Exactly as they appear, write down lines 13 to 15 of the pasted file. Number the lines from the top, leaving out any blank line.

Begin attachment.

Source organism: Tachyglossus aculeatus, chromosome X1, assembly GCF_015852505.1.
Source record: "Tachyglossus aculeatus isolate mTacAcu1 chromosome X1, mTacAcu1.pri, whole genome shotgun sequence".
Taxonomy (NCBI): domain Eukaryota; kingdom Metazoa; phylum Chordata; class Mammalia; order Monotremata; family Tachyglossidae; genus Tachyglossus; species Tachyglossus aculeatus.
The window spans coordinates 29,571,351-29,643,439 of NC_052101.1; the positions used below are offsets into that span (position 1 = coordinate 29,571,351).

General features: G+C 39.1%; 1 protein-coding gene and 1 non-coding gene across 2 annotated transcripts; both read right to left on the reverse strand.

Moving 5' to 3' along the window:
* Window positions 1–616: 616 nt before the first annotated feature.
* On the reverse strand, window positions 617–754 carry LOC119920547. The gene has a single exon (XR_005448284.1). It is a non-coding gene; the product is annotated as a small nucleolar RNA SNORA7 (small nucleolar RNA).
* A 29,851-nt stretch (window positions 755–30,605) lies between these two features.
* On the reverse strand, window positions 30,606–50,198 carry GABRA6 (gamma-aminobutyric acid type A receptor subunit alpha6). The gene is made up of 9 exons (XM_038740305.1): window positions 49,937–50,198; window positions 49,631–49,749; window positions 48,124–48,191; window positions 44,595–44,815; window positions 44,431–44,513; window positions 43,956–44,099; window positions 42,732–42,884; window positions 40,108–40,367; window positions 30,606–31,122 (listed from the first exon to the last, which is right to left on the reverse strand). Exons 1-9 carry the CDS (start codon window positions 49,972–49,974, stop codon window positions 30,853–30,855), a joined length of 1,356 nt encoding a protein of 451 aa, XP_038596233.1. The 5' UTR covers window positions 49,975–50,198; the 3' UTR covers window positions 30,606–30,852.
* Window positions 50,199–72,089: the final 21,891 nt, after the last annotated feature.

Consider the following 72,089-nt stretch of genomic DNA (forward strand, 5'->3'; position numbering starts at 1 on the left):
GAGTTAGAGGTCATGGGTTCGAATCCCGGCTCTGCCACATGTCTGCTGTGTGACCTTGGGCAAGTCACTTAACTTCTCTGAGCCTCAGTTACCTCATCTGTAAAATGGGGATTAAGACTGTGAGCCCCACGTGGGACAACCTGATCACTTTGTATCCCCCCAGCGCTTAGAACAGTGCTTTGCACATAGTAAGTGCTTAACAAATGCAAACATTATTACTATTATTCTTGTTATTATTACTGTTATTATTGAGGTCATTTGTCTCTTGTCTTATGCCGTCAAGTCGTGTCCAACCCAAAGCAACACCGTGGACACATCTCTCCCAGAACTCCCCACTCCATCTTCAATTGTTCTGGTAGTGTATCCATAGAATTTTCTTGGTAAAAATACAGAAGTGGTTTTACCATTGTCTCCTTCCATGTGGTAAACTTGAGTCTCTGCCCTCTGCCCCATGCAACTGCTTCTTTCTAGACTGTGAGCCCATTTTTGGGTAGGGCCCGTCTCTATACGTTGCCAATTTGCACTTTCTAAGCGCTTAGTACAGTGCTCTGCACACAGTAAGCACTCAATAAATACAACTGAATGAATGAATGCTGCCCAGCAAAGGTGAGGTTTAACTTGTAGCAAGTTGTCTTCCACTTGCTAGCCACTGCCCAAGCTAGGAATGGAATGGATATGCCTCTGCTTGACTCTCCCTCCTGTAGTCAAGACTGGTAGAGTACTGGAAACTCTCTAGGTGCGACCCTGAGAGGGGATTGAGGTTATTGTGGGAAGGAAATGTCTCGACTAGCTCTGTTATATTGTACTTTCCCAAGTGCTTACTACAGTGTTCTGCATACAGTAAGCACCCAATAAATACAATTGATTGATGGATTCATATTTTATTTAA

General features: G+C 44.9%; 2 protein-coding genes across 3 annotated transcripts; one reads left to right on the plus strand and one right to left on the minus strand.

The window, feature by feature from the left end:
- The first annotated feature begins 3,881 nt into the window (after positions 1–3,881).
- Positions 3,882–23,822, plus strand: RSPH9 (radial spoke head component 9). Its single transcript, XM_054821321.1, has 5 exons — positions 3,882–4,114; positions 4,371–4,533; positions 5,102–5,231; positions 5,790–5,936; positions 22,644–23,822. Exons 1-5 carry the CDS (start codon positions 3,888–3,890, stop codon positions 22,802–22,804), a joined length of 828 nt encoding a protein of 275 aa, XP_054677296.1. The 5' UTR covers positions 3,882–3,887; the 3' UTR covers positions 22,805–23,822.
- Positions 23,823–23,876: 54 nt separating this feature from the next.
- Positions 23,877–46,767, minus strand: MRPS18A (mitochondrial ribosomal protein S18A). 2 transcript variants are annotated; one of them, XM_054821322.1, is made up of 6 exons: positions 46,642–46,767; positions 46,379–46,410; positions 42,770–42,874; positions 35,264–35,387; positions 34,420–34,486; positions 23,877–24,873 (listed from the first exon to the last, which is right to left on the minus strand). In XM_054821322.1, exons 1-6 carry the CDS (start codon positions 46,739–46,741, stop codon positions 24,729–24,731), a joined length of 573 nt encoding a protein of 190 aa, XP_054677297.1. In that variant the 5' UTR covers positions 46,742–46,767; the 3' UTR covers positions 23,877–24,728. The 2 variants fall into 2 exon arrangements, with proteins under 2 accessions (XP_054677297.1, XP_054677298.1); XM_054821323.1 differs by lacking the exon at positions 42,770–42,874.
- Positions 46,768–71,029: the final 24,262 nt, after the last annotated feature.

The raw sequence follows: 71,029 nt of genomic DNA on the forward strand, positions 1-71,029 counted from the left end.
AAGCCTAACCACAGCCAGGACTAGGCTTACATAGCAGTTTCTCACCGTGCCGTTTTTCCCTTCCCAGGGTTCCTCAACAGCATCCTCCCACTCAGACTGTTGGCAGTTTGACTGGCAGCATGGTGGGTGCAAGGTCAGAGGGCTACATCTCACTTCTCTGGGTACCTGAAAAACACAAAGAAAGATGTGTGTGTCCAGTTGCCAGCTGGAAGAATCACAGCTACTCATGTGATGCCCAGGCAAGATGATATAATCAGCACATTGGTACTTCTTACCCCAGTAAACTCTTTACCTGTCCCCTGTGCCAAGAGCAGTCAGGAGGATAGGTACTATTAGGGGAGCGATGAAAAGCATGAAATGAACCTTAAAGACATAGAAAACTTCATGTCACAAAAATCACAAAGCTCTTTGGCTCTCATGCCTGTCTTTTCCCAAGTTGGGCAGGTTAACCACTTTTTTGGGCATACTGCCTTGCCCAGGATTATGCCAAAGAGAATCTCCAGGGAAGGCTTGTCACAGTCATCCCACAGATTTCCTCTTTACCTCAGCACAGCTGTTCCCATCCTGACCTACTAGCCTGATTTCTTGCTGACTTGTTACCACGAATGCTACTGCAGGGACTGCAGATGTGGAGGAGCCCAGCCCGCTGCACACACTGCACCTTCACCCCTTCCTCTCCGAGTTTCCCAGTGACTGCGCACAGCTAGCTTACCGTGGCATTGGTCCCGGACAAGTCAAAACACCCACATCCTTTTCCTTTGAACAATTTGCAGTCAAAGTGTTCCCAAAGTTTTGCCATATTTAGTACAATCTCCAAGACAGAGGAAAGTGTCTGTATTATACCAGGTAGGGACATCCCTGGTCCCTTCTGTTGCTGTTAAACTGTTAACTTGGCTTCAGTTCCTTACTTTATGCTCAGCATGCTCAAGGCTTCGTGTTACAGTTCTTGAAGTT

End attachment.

GAGTTAGAGGTCATGGGTTCGAATCCCGGCTCTGCCACATGTCTGCTGTGTGACCTTGGGCAAGTCACTTAACTTCTCTGAGCCTCAGTTACCTCATCTGTAAAATGGGGATTAAGACTGTGAGCCCCACGTGGGACAACCTGATCACTTTGTATCCCCCCAGCGCTTAGAACAGTGCTTTGCACATAGTAAGTGCTTAACAAATGCAAACATTATTACTATTATTCTTGTTATTATTACTGTTATTATTGAGGTCATTTGTCTCTTGTCTTATGCCGTCAAGTCGTGTCCAACCCAAAGCAACACCGTGGACACATCTCTCCCAGAACTCCCCACTCCATCTTCAATTGTTCTGGTAGTGTATCCATAGAATTTTCTTGGTAAAAATACAGAAGTGGTTTTACCATTGTCTCCTTCCATGTGGTAAACTTGAGTCTCTGCCCTCTGCCCCATGCAACTGCTTCTTTCTAGACTGTGAGCCCATTTTTGGGTAGGGCCCGTCTCTATACGTTGCCAATTTGCACTTTCTAAGCGCTTAGTACAGTGCTCTGCACACAGTAAGCACTCAATAAATACAACTGAATGAATGAATGCTGCCCAGCAAAGGTGAGGTTTAACTTGTAGCAAGTTGTCTTCCACTTGCTAGCCACTGCCCAAGCTAGGAATGGAATGGATATGCCTCTGCTTGACTCTCCCTCCTGTAGTCAAGACTGGTAGAGTACTGGAAACTCTCTAGGTGCGACCCTGAGAGGGGATTGAGGTTATTGTGGGAAGGAAATGTCTCGACTAGCTCTGTTATATTGTACTTTCCCAAGTGCTTACTACAGTGTTCTGCATACAGTAAGCACCCAATAAATACAATTGATTGATGGATTCATATTTTATTTAA

General features: G+C 44.9%; 2 protein-coding genes across 3 annotated transcripts; one reads left to right on the plus strand and one right to left on the minus strand.

The window, feature by feature from the left end: